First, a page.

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Inventory Control When it comes to inventory, the key is striking a balance between too little and too much.

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Your business's basic stock should provide a reasonableassortment of products and should be big enough to cover the normalsales demands of your business. If you're a start-up, youwon't have actual sales and stocking figures from previousyears to guide you, you must project your first year's salesbased on your business plan.

When calculating basic stock, you must also factor in leadtime-the length of time between reordering and receiving a product.For instance, if your lead time is four weeks and a particularproduct line sells 10 units a week, then you must reorder beforethe basic inventory level falls below 40 units. If you do notreorder until you actually need the stock, you'll have to waitfour weeks without the product.

Insufficient inventory means lost sales and costly,time-consuming back orders. Running out of raw materials or partsthat are crucial to your production process means increasedoperating costs, too. Your employees will be getting paid to sitaround because there's no work for them to do; when theinventory does come in, they'll be paid for working overtime tomake up for lost production time. In some situations, you couldeven end up buying emergency inventory at high prices.

One way to protect yourself from such shortfalls is by buildinga safety margin into basic inventory figures. To figure out theright safety margin for your business, try to think of all theoutside factors that could contribute to delays, such as supplierswho tend to be late or goods being shipped in from overseas. Onceyou have been in business a while, you'll have a better"feel" for delivery times and will find it fairly easy tocalculate your safety margin.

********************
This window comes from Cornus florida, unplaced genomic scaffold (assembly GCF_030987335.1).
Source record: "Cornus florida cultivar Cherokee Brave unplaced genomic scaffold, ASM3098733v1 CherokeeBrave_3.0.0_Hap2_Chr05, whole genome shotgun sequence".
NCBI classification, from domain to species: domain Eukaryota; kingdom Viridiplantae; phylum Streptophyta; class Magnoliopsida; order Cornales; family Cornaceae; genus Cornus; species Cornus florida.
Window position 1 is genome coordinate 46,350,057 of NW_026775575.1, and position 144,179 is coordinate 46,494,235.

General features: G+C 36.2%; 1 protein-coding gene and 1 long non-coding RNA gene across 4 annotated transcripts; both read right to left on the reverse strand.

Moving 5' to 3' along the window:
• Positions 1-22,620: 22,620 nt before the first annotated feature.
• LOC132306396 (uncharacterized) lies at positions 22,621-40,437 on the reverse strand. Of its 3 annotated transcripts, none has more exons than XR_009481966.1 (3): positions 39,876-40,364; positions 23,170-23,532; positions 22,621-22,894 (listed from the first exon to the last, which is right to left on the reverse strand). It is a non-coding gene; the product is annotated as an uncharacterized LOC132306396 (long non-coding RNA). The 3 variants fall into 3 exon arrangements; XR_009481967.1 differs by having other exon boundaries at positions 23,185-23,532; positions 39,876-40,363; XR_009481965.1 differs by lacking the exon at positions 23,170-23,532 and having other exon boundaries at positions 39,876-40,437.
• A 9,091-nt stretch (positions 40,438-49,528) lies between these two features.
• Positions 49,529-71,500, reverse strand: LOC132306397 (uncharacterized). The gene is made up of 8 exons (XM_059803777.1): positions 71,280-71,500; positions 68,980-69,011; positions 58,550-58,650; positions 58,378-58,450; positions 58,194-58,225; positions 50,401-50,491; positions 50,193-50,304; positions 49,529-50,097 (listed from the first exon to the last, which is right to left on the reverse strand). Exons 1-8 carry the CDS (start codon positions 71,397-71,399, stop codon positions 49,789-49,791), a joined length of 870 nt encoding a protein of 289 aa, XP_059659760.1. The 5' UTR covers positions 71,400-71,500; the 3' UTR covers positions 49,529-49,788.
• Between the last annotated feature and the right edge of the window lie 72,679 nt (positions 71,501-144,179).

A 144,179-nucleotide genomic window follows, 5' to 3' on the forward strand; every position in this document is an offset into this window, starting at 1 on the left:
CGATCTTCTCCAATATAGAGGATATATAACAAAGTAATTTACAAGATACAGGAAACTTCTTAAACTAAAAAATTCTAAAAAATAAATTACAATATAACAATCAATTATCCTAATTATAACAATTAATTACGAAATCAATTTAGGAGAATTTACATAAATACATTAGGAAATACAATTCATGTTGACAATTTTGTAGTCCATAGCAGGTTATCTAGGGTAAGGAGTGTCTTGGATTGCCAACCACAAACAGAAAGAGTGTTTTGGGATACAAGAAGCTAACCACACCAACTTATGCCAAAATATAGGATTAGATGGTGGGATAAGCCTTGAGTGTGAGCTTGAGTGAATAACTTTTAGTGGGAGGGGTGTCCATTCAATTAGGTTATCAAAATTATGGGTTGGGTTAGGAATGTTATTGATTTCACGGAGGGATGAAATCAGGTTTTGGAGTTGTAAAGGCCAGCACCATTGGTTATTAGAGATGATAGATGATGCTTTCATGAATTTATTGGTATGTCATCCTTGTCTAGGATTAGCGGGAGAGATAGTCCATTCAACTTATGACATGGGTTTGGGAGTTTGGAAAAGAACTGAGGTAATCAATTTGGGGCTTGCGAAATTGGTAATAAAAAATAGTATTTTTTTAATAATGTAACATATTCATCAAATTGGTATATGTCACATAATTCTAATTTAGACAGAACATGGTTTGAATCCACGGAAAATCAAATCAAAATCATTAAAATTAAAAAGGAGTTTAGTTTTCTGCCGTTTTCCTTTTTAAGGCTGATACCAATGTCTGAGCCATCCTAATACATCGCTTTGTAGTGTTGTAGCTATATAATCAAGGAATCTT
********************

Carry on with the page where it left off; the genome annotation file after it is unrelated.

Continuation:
Avoiding Excess Inventory
Avoiding excess inventory is especially important for owners ofcompanies with seasonal product lines, such as clothing, homeaccessories or holiday and gift items. These products have a shortshelf life and are hard to sell once they are no longer in fashion.Entrepreneurs who sell more timeless products, such as plumbingequipment, office supplies or auto products, have more leewaybecause it takes longer for these items to become obsolete.

No matter what your business, however, excess inventory issomething to be avoided. It costs you money in extra overhead, debtservice on loans to purchase the excess inventory, additionalpersonal property tax on unsold inventory and increased insurancecosts. In fact, one merchandise consultant estimates that it coststhe average retailer anywhere from 20 percent to 30 percent of theoriginal inventory investment just to maintain it. Buying excessinventory also reduces your liquidity-something to be avoided.Consider the example of an auto supply retailer who finds himselfwith the opportunity to buy 1,000 gallons of antifreeze at a hugediscount. If he buys the antifreeze and it turns out to be a mildwinter, he'll be sitting on 1,000 gallons of antifreeze. Eventhough he knows he can sell the antifreeze during the next coldwinter, it's still taking up space in his warehouse for anentire year-space that could be devoted to more profitableproducts.

When you find yourself with excess inventory, your naturalreaction will probably be to reduce the price and sell it quickly.Although this solves the overstocking problem, it also reduces yourreturn on investment. All your financial projections assume thatyou will receive the full price for your goods. If you slash yourprices by 15 percent to 25 percent just to get rid of the excessinventory, you're losing money you had counted on in yourbusiness plan.

Other novice entrepreneurs will react to excess inventory bybeing overly cautious the next time they order stock. However, thisputs you at risk of having an inventory shortage and continuing acostly cycle of errors. To avoid accumulating excess inventory,establish a realistic safety margin and order only what you'resure you can sell.

Excerpted from Start Your Own Business: The Only Start-UpBook You'll Ever Need, by Rieva Lesonsky and the Staff ofEntrepreneur Magazine, © 1998 Entrepreneur Press

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